## Problem Description

The letter/word coverage problem is the problem of finding the minimum number of words from the five-letter-words set (see Five Letter Words) to cover X letters of the alphabet.

The problem has a couple of variations: we might provide a set of letters, and search for the smallest number of words that can cover those particular letters. Or we might give an integer N <= 26, and search for the smallest number of words that can cover the first N letters of the alphabet.

We may also wish to restrict our search to the first M words of the 5757 total five letter words.

For the sake of simplicity, we will start with the problem of considering the first N letters of the alphabet, and the shortest sequence of words that will provide coverage of those first N letters of the alphabet.

## Solution

### Description

This dynamic programming problem requires us to both maximize and minimize two different quantities. Our top priority is to maximize the number of letters covered; our second priority is to minimize the number of words used. Thus, we are always trying to be greedy and cover more letters; but if we have two solutions that both cover the same number of letters, we break the tie by comparing the number of words used.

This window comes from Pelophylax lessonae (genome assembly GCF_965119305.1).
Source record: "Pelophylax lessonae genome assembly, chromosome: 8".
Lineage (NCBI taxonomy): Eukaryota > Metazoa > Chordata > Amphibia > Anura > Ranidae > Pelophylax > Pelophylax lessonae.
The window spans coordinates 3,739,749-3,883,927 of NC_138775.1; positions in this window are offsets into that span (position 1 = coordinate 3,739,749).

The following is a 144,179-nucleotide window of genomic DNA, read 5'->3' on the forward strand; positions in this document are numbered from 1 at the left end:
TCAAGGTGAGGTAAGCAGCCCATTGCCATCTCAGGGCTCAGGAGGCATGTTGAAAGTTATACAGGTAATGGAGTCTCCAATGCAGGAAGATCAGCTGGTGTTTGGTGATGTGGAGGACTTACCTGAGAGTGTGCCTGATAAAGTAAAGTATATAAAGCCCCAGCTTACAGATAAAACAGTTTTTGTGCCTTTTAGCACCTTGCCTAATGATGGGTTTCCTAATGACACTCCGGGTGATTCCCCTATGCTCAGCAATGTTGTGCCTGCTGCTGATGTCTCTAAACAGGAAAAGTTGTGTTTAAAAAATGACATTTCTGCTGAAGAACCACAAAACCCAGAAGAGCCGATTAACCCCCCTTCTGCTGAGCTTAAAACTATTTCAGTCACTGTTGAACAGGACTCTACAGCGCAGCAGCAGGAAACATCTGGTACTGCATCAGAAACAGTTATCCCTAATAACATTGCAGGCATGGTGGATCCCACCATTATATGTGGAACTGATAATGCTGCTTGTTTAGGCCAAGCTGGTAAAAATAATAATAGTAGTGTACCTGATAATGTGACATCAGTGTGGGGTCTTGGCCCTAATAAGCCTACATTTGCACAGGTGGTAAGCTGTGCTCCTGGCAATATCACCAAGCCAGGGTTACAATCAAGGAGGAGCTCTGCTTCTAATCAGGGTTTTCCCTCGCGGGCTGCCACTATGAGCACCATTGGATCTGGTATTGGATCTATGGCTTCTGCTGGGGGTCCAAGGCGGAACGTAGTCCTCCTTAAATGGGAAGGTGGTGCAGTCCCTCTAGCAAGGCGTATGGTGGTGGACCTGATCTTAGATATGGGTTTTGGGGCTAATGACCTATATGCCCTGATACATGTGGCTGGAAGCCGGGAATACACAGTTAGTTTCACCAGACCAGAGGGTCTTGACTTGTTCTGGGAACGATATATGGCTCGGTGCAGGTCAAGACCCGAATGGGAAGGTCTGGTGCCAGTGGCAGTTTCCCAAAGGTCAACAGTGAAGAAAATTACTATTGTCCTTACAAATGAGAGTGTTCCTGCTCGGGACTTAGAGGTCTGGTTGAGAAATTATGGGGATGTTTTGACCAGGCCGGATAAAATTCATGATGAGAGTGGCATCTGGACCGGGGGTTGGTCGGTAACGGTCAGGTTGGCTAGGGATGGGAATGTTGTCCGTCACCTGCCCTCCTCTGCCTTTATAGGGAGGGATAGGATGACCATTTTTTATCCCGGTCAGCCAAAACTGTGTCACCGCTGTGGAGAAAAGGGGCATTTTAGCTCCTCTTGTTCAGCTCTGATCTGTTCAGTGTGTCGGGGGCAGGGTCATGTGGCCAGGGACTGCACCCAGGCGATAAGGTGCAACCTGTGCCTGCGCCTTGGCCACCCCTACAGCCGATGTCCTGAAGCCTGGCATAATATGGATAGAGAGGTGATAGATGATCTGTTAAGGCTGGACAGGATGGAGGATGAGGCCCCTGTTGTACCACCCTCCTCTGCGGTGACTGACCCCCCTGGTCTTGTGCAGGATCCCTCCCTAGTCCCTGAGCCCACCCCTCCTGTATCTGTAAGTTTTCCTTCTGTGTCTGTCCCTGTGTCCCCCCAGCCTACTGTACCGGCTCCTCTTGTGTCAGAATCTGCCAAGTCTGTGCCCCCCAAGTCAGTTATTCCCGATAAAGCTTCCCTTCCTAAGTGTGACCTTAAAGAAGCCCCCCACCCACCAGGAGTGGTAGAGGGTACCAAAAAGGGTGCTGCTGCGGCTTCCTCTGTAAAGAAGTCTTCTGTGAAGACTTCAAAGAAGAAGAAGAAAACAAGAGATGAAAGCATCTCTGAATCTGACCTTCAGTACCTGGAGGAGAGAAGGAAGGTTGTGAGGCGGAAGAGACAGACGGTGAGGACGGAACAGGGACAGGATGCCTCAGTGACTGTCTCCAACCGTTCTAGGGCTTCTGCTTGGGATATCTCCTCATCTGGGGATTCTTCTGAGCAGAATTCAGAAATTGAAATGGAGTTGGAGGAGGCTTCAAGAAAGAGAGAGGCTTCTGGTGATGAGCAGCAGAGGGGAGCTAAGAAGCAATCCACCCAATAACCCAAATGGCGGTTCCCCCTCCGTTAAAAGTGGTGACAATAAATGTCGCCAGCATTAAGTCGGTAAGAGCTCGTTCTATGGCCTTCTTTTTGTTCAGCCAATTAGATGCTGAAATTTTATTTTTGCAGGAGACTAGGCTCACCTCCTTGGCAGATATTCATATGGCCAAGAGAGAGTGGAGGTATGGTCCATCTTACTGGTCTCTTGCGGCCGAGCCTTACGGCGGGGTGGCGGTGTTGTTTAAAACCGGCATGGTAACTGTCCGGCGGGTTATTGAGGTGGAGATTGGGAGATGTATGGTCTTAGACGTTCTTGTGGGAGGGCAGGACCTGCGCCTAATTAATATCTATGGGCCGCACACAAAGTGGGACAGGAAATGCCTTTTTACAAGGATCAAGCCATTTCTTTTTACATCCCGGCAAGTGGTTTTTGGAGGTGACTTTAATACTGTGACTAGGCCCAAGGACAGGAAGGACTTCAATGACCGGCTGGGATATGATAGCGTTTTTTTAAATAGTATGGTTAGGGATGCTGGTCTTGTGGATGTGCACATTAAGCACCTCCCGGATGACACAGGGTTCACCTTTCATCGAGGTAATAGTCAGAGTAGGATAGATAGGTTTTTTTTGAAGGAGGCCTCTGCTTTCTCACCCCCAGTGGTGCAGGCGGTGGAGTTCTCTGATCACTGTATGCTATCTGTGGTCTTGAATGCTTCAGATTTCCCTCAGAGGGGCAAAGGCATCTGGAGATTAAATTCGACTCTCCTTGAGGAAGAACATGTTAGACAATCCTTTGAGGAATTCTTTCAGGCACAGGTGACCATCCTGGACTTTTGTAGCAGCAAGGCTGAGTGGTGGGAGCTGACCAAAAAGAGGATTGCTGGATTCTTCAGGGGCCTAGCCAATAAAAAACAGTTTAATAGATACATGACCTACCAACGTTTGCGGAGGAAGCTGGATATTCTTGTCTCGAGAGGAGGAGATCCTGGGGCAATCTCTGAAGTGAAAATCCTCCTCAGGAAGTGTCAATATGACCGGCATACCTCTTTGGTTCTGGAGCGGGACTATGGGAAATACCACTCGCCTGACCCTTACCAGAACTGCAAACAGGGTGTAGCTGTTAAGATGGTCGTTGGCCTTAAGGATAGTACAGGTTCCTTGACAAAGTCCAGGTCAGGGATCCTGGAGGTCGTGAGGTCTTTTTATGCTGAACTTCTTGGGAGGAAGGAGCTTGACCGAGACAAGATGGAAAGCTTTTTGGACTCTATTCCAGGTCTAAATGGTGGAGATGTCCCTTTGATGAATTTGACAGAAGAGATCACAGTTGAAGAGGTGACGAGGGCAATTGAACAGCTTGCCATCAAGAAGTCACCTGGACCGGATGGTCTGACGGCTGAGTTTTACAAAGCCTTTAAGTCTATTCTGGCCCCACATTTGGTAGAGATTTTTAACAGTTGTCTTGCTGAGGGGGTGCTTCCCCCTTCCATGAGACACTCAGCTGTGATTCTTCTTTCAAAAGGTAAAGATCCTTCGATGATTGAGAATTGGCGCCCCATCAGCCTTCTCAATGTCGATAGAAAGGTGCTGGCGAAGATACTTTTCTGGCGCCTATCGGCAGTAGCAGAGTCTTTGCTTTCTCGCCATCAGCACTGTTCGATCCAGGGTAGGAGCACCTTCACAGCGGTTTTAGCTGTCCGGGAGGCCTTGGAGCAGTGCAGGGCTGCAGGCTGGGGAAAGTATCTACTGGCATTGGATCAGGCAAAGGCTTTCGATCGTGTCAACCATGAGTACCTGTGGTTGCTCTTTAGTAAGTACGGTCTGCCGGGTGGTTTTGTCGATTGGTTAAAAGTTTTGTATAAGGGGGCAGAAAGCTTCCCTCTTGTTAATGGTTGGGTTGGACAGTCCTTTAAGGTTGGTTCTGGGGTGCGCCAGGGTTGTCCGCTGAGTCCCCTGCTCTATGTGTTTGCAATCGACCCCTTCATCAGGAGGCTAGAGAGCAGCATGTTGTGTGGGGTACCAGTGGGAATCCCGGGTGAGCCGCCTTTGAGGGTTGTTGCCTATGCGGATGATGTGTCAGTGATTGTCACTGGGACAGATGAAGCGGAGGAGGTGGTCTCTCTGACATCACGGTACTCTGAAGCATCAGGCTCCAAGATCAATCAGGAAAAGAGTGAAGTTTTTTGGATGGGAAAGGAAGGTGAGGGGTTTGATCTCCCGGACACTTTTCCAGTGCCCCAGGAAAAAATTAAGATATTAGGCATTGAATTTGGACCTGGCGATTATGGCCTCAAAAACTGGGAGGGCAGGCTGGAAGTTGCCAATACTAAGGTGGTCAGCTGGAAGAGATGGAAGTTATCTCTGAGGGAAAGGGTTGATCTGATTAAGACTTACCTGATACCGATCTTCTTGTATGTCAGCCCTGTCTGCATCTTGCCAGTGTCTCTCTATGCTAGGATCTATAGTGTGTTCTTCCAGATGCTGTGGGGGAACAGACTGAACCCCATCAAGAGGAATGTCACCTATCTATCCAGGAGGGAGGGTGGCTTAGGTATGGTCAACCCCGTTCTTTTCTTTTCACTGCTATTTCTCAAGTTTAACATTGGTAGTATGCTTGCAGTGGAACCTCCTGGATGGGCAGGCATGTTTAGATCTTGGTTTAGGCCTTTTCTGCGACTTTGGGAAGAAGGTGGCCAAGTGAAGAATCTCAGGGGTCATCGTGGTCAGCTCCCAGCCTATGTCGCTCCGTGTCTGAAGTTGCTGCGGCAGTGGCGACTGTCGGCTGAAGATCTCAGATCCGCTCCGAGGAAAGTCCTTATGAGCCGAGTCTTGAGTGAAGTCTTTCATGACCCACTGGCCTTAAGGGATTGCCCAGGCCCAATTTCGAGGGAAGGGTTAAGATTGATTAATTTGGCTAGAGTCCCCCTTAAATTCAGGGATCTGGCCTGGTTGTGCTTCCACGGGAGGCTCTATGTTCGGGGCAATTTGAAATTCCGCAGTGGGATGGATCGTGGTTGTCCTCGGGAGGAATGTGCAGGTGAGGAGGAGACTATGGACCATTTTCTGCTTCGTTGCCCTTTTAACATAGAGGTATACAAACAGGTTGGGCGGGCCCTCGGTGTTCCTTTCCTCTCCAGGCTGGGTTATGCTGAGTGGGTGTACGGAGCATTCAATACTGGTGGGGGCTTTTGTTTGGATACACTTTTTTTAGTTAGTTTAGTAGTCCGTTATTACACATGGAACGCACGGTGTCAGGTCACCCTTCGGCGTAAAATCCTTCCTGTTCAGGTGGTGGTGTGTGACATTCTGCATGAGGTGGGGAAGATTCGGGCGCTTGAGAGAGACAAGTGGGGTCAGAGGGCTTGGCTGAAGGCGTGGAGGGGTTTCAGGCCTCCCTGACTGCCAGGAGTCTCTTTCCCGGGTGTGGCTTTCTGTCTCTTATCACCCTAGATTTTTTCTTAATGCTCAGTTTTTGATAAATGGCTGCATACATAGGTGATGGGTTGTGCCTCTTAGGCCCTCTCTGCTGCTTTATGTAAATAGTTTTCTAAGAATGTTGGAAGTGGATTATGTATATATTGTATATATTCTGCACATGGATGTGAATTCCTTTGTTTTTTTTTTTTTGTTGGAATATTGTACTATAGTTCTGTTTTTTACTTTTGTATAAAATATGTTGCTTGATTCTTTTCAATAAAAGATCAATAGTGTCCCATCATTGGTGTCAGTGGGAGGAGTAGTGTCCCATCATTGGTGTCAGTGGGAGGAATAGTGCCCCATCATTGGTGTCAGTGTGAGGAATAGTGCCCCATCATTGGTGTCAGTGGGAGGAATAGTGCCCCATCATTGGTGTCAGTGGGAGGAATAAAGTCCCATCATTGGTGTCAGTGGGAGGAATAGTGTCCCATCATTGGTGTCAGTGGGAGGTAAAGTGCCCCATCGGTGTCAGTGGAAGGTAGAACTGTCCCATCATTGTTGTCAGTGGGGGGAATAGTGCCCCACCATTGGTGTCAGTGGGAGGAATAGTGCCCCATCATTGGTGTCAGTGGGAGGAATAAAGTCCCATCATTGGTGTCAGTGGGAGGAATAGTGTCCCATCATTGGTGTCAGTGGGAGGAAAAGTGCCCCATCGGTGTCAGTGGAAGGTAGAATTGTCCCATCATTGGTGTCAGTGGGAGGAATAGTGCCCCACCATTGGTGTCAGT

The procedure is as follows:

• For each word (word_i), we must examine all prior words (word_j, where j < i)
• For each pair of words, we need to take the union (OR) of the character coverage for word_i and the solution bit vector for word_j (that is, the best-covered solution so far for word_j)
• (Note: for word_i we need to store one of these unions as the best-covered solution so far for word_i, but we aren't sure which one yet.)
• For the given pair of words, word_i and word_j, we are looking at word_j and the possibility of extending that with word_i
• Compute the number of 1s in the union with, e.g., sum(bit_vector)
• Compute the number of words in the solution for word_j and add 1 to it (add word_i to the solution)
• Searching for the prior solution word_j that leads to the maximum number of 1s
• Break ties by picking the word_j that will minimize number of words
• Once you find the best word_j, save the union bit vector for word_i and word_j under word_i combined solution bit vector; save the length of 1s in the combined solution bit vector; save the number of words so far in the solution